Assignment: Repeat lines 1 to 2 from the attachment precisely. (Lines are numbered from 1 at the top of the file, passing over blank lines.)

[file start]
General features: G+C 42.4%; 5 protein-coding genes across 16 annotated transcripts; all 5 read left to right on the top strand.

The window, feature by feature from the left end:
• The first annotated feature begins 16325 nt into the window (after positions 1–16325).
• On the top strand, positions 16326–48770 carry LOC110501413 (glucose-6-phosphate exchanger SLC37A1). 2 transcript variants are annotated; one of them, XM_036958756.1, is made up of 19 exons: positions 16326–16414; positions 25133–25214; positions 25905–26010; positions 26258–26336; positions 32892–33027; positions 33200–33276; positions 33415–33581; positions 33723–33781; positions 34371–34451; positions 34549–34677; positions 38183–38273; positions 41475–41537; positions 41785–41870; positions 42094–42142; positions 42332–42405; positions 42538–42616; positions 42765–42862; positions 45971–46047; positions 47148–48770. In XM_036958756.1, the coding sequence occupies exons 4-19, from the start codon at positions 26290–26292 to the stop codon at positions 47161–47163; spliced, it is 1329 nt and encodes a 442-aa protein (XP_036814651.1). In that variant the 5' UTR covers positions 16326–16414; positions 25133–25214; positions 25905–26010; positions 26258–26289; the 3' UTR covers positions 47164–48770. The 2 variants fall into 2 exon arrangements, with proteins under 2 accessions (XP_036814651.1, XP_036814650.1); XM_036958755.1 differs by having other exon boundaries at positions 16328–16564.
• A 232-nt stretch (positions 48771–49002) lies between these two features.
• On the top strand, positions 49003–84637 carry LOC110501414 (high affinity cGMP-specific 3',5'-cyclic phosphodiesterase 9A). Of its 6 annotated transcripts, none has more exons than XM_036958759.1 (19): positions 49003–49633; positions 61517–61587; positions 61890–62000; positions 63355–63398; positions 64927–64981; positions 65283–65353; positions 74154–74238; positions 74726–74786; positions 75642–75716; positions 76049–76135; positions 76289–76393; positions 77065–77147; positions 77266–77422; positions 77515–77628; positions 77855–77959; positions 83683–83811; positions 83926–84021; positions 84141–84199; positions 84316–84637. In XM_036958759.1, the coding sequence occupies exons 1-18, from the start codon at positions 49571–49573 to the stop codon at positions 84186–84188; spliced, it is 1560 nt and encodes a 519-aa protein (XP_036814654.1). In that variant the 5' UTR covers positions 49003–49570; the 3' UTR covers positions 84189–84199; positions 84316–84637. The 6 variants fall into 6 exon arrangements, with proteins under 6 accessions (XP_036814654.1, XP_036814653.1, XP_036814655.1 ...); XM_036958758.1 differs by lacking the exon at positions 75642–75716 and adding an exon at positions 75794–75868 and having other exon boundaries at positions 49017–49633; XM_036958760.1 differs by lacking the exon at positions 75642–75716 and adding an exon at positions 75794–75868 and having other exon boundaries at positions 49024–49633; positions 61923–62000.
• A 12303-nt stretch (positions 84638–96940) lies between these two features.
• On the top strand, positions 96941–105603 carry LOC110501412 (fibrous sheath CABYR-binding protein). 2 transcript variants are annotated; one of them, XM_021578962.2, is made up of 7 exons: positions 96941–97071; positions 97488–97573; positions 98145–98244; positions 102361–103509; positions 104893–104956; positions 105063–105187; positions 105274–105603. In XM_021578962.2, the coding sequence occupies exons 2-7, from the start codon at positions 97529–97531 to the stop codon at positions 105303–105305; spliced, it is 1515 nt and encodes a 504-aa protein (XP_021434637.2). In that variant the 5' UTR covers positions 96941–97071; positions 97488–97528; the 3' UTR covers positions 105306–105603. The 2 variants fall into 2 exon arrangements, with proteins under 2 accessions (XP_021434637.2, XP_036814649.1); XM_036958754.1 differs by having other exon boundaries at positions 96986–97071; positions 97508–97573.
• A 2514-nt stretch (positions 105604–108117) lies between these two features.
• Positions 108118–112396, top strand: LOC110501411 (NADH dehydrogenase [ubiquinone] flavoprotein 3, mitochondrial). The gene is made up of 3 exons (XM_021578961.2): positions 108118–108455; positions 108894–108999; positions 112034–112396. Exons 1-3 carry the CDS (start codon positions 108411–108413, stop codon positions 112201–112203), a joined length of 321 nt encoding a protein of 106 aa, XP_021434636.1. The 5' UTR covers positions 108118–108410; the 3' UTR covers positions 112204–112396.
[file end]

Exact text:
General features: G+C 42.4%; 5 protein-coding genes across 16 annotated transcripts; all 5 read left to right on the top strand.

The window, feature by feature from the left end: